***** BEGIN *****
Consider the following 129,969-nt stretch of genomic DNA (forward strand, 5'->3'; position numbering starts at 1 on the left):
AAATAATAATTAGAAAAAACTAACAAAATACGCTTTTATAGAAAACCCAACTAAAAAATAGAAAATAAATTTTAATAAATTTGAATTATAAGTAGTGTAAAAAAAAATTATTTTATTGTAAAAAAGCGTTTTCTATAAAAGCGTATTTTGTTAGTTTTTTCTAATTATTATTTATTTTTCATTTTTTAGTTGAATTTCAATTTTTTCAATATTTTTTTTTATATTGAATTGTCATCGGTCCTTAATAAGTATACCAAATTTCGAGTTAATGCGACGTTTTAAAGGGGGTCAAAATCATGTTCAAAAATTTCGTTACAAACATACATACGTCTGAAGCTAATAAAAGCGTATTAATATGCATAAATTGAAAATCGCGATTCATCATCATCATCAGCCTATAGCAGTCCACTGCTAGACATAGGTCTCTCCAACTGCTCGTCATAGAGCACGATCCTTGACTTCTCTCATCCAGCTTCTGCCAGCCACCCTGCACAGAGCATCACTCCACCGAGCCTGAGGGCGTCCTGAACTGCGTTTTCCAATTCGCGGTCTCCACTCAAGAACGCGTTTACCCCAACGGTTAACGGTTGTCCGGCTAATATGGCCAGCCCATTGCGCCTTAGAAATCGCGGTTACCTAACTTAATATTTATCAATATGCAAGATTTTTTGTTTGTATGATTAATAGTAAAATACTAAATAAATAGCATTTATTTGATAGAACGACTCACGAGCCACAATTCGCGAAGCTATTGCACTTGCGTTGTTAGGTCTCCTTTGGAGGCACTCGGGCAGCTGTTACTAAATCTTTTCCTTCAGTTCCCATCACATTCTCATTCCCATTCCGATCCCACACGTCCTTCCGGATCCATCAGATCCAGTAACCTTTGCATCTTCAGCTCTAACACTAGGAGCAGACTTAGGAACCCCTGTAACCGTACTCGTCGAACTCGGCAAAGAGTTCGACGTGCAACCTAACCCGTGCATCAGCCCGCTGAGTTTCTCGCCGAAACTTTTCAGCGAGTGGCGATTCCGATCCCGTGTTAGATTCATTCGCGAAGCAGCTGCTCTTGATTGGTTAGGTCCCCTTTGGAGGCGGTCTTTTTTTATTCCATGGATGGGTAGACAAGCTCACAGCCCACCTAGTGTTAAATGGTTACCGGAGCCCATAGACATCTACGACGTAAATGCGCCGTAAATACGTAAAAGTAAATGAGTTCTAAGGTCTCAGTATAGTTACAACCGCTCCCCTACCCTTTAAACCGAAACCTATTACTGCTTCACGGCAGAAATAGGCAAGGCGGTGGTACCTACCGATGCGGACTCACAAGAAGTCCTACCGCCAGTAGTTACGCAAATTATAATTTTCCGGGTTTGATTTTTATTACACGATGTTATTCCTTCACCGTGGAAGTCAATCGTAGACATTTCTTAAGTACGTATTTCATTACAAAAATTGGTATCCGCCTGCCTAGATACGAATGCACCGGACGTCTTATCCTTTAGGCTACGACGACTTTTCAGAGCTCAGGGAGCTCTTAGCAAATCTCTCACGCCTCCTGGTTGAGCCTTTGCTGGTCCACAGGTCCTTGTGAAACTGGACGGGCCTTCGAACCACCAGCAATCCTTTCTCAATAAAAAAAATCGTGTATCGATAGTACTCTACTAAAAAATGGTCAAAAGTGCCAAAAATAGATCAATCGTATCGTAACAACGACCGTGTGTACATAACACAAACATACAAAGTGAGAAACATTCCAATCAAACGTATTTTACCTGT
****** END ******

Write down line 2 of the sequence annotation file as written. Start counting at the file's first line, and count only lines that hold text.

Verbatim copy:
AAATAATAATTAGAAAAAACTAACAAAATACGCTTTTATAGAAAACCCAACTAAAAAATAGAAAATAAATTTTAATAAATTTGAATTATAAGTAGTGTAAAAAAAAATTATTTTATTGTAAAAAAGCGTTTTCTATAAAAGCGTATTTTGTTAGTTTTTTCTAATTATTATTTATTTTTCATTTTTTAGTTGAATTTCAATTTTTTCAATATTTTTTTTTATATTGAATTGTCATCGGTCCTTAATAAGTATACCAAATTTCGAGTTAATGCGACGTTTTAAAGGGGGTCAAAATCATGTTCAAAAATTTCGTTACAAACATACATACGTCTGAAGCTAATAAAAGCGTATTAATATGCATAAATTGAAAATCGCGATTCATCATCATCATCAGCCTATAGCAGTCCACTGCTAGACATAGGTCTCTCCAACTGCTCGTCATAGAGCACGATCCTTGACTTCTCTCATCCAGCTTCTGCCAGCCACCCTGCACAGAGCATCACTCCACCGAGCCTGAGGGCGTCCTGAACTGCGTTTTCCAATTCGCGGTCTCCACTCAAGAACGCGTTTACCCCAACGGTTAACGGTTGTCCGGCTAATATGGCCAGCCCATTGCGCCTTAGAAATCGCGGTTACCTAACTTAATATTTATCAATATGCAAGATTTTTTGTTTGTATGATTAATAGTAAAATACTAAATAAATAGCATTTATTTGATAGAACGACTCACGAGCCACAATTCGCGAAGCTATTGCACTTGCGTTGTTAGGTCTCCTTTGGAGGCACTCGGGCAGCTGTTACTAAATCTTTTCCTTCAGTTCCCATCACATTCTCATTCCCATTCCGATCCCACACGTCCTTCCGGATCCATCAGATCCAGTAACCTTTGCATCTTCAGCTCTAACACTAGGAGCAGACTTAGGAACCCCTGTAACCGTACTCGTCGAACTCGGCAAAGAGTTCGACGTGCAACCTAACCCGTGCATCAGCCCGCTGAGTTTCTCGCCGAAACTTTTCAGCGAGTGGCGATTCCGATCCCGTGTTAGATTCATTCGCGAAGCAGCTGCTCTTGATTGGTTAGGTCCCCTTTGGAGGCGGTCTTTTTTTATTCCATGGATGGGTAGACAAGCTCACAGCCCACCTAGTGTTAAATGGTTACCGGAGCCCATAGACATCTACGACGTAAATGCGCCGTAAATACGTAAAAGTAAATGAGTTCTAAGGTCTCAGTATAGTTACAACCGCTCCCCTACCCTTTAAACCGAAACCTATTACTGCTTCACGGCAGAAATAGGCAAGGCGGTGGTACCTACCGATGCGGACTCACAAGAAGTCCTACCGCCAGTAGTTACGCAAATTATAATTTTCCGGGTTTGATTTTTATTACACGATGTTATTCCTTCACCGTGGAAGTCAATCGTAGACATTTCTTAAGTACGTATTTCATTACAAAAATTGGTATCCGCCTGCCTAGATACGAATGCACCGGACGTCTTATCCTTTAGGCTACGACGACTTTTCAGAGCTCAGGGAGCTCTTAGCAAATCTCTCACGCCTCCTGGTTGAGCCTTTGCTGGTCCACAGGTCCTTGTGAAACTGGACGGGCCTTCGAACCACCAGCAATCCTTTCTCAATAAAAAAAATCGTGTATCGATAGTACTCTACTAAAAAATGGTCAAAAGTGCCAAAAATAGATCAATCGTATCGTAACAACGACCGTGTGTACATAACACAAACATACAAAGTGAGAAACATTCCAATCAAACGTATTTTACCTGT